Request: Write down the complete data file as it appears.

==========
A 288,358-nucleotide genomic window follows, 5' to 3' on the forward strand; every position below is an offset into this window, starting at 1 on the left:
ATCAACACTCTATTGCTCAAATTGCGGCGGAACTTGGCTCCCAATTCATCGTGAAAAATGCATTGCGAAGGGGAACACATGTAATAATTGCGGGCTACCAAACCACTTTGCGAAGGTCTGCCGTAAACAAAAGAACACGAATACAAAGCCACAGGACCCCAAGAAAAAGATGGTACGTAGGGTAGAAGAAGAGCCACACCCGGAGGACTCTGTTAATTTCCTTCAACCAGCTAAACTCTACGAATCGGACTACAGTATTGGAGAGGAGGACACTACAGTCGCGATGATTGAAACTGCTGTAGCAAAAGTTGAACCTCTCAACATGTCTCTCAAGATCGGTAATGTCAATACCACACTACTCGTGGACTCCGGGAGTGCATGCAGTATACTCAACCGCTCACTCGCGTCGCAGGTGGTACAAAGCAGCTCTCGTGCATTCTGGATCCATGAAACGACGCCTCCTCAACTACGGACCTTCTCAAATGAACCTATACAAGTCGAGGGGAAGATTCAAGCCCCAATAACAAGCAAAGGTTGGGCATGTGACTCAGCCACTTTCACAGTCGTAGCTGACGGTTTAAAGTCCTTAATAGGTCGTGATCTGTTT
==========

A 288,358-nucleotide genomic window follows, 5' to 3' on the forward strand; every position below is an offset into this window, starting at 1 on the left:
ATCAACACTCTATTGCTCAAATTGCGGCGGAACTTGGCTCCCAATTCATCGTGAAAAATGCATTGCGAAGGGGAACACATGTAATAATTGCGGGCTACCAAACCACTTTGCGAAGGTCTGCCGTAAACAAAAGAACACGAATACAAAGCCACAGGACCCCAAGAAAAAGATGGTACGTAGGGTAGAAGAAGAGCCACACCCGGAGGACTCTGTTAATTTCCTTCAACCAGCTAAACTCTACGAATCGGACTACAGTATTGGAGAGGAGGACACTACAGTCGCGATGATTGAAACTGCTGTAGCAAAAGTTGAACCTCTCAACATGTCTCTCAAGATCGGTAATGTCAATACCACACTACTCGTGGACTCCGGGAGTGCATGCAGTATACTCAACCGCTCACTCGCGTCGCAGGTGGTACAAAGCAGCTCTCGTGCATTCTGGATCCATGAAACGACGCCTCCTCAACTACGGACCTTCTCAAATGAACCTATACAAGTCGAGGGGAAGATTCAAGCCCCAATAACAAGCAAAGGTTGGGCATGTGACTCAGCCACTTTCACAGTCGTAGCTGACGGTTTAAAGTCCTTAATAGGTCGTGATCTGTTT